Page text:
1) R8 from Roll Recovery
I own pretty much every major trigger point/roller device known to runnerkind. When I first saw this one, I was really intrigued. The device applies its own pressure so you don't have to press down with a lot of force like The Stick or use your own body weight like you do with a foam roller. I'm not saying having to support your own body weight is a bad aspect of foam rolling, but it is often a limiting factor (especially in my pre-injury weenie upper body strength days). Also, there is no way to travel with a Stick or foam roller easily. I have heard mixed stories about whether TSA will confiscate Sticks (for the record, I have gotten my Kid Stick through security once with no issues) and there is no way a standard foam roller is going to fit in my carry-on. This thing was fairly pricey, but I figured it was comparable to a sports massage that keeps giving.
The first time I used it, the only thing I could thing was, "Oww!" My husband claims the pressure is so great, it hurts too much to use. I disagree. I think it does a good job of applying needed pressure. When I thoroughly roll my upper legs I get the "loose and free" sensation I have only ever experienced after first standing up after a sports massage.
My adductors were a big problem area for me and it is pretty much impossible to get in there good with a foam roller. The R8 is amazing for the inner thigh area. It also does a great job on hamstrings, quads, and the IT band. Pretty much the entire upper leg. With the double-sided action you are also rolling two areas at the same time.
|I've found using it this way vs. the above way applies a different type of pressure.|
I am petite and I can just get this sucker up onto my glute area. It is enough of a challenge that I prefer to use the foam roller for my glutes instead (rolling your glutes with a foam roller is really just sitting on a foam roller so that is easy enough). I believe this is an invaluable part the arsenal, I don't think it is going to totally replace every self-massage device. But I really believe it gets the job done better and easier than any other self-massage device for all the areas you can use it on.
I have not tried this on my lower legs because you have to find a way to protect your shin bone while you are rolling your calves. I've heard of people putting towels there to protect the shin, but I have other rolling devices that work well for the calves so I haven't bothered to try that yet. I have had to tighten the bolts up a few times with a screwdriver but the R8 seems like a solid piece of equipment that will last a long time.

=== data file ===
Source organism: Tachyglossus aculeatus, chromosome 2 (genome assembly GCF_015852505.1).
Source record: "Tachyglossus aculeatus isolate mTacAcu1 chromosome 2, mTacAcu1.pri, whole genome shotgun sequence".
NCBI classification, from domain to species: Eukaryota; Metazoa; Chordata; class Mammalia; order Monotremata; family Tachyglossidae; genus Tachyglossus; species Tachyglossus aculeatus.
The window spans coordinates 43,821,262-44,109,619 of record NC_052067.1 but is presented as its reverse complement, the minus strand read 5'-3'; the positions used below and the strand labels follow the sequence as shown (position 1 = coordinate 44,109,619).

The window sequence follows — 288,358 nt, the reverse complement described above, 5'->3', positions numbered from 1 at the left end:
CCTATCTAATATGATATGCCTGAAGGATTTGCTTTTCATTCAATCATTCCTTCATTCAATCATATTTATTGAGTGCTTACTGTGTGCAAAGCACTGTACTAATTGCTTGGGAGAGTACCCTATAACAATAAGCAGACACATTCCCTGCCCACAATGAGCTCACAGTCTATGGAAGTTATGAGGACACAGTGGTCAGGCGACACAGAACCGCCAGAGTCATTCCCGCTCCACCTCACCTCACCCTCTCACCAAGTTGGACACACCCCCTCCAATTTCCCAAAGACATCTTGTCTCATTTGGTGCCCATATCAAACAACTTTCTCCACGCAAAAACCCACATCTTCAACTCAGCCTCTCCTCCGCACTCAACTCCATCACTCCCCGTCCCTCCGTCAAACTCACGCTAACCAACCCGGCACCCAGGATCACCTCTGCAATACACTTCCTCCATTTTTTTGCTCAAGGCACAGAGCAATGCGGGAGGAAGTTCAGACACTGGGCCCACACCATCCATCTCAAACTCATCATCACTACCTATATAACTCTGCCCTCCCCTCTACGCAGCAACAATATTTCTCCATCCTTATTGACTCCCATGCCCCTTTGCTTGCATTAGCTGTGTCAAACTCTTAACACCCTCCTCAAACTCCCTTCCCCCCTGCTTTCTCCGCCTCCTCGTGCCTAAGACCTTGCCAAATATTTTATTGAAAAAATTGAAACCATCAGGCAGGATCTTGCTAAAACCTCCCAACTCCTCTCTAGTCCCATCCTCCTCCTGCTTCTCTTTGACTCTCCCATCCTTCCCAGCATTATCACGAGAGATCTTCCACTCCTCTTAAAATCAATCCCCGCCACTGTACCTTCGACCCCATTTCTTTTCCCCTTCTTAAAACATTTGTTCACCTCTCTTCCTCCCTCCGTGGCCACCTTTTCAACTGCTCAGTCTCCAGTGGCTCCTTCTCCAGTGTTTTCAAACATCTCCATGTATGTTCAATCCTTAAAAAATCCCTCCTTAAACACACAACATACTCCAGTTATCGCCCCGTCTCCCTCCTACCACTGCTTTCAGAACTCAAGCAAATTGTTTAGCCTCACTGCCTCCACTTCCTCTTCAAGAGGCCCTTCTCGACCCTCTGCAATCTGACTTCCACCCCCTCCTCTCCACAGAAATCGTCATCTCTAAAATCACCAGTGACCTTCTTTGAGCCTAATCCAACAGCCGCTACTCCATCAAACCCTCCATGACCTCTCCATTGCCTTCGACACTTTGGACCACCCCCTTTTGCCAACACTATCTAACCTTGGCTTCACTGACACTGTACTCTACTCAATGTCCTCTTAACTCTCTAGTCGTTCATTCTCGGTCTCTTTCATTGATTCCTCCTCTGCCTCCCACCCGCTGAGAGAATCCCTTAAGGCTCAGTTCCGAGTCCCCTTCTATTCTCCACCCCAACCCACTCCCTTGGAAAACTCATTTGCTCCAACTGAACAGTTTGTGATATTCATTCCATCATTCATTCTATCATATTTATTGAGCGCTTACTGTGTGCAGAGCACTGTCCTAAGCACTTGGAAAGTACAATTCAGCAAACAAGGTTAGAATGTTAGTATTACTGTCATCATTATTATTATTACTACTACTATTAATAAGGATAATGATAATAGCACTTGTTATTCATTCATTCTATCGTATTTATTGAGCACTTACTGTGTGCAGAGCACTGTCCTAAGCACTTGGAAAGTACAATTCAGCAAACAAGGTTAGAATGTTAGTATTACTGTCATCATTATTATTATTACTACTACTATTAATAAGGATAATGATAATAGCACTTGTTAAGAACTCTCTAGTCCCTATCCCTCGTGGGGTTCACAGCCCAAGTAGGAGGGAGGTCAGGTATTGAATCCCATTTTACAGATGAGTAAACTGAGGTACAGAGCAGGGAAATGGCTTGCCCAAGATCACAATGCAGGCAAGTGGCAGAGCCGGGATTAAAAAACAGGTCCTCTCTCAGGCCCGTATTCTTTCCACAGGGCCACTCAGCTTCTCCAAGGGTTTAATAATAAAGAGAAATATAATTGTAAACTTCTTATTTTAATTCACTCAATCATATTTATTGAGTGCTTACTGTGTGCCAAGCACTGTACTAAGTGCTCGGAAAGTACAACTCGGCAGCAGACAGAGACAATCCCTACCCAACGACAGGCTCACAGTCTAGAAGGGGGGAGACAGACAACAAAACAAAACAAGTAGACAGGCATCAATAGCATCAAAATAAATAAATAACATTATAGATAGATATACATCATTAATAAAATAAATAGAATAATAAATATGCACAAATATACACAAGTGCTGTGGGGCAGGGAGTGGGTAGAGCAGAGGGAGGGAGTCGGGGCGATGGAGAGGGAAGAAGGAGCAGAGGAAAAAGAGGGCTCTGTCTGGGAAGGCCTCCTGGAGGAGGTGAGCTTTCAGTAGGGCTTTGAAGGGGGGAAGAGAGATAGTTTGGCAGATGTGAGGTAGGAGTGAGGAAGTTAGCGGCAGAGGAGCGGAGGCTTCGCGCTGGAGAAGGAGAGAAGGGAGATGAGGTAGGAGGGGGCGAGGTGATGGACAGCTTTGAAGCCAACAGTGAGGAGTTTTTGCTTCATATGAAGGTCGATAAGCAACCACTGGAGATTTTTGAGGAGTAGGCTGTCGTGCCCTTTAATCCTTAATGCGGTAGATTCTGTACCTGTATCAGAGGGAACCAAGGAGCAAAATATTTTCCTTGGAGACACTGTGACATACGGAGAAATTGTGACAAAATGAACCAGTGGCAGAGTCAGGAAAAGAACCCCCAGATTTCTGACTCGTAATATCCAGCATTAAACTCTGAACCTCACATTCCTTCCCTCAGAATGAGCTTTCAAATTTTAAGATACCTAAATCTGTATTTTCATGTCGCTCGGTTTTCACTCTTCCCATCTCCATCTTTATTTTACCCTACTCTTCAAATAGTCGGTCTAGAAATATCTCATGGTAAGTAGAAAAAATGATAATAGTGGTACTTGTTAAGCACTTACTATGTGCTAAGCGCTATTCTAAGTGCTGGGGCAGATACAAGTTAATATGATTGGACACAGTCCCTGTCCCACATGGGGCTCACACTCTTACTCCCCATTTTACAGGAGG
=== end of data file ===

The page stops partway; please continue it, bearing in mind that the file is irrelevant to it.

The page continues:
2) Grid Mini
After I purchased my R8, Trigger Point Therapy came out with the Grid Mini. I have had a regular size Grid for several years and it is far superior to your cheap styrofoam roller. I rarely check any luggage when I travel and there is no way to take The Grid with me. I had purchased the R8 with the intent to use it as my traveling tool. But around the time the Grid Mini was released, we had a trip planned and my problem area was my glutes. So I snapped one of these guys up to take with me on the trip. You can attach it to the exterior of your bag so it won't take up any space at all.
|Grid Mini Hawaii bound (And this photo also shows the two best pieces of race swag I have ever gotten: Backpack from the Austin Marathon and a water bottle from the US Half Marathon -- I've used both regularly for years)|
The downsides to the Mini vs. the regular Grid are: 1) Because it is not as long, it is also less rigid and I can tell there is more flex than with the regular Grid. This means the pressure you get from it is not as great. 2) Because it is skinny you have to have the line of direction you want to roll exactly parallel to the roller or you will fall off (this makes areas like adductors which are on a diagonal roll pattern very difficult).
I consider the cons to be tolerable given to ability to take your roller with you on the go easily. I would not say it is a substitute to owning a regular size roller, though.
3) Pro-Tec Hot/Cold Therapy Wrap
I have been plagued with chronic shin splints since 2005. All these years when I wanted to ice them, I would wrap an Ace bandage around and around and around and around my shin to hold a frozen pack there. The wrap wouldn't always hold secure and when you give yourself 5 minutes after a run pre-work to do what needs 10 minutes, it was a major pain to spend time wrapping it on and then taking it off again. The Pro-Tec Hot/Cold Therapy Wrap probably comes in many different variations from oodles of companies. But it is the one I found and I wish I had gotten one sooner. There is a pocket you can slide your gel pack into (it can be frozen or heated) and then you just velcro the sucker on wherever you need it. Two seconds on, one second off, and very easy to adjust the tightness and compression factor.
|So simple. Don't ask why I didn't get one earlier.|
My massage therapist recommended I heat, massage, ice, and then heat my adductor. I had a few of the gel packs already that can be frozen or microwaved so I have one that stays thawed and a couple that stay frozen all the time. At one point I was using it so much that I bought a second one so I could ice my adductor and knee at the same time. I took one with me on my above mentioned Hawaii trip. My dad rolled his ankle on a run while I was home so I let him have my second one since he had lots of ice packs but no way to attach them to his body. So I'm down to one again and hopefully I'll never have a need to ice two places at the same time again!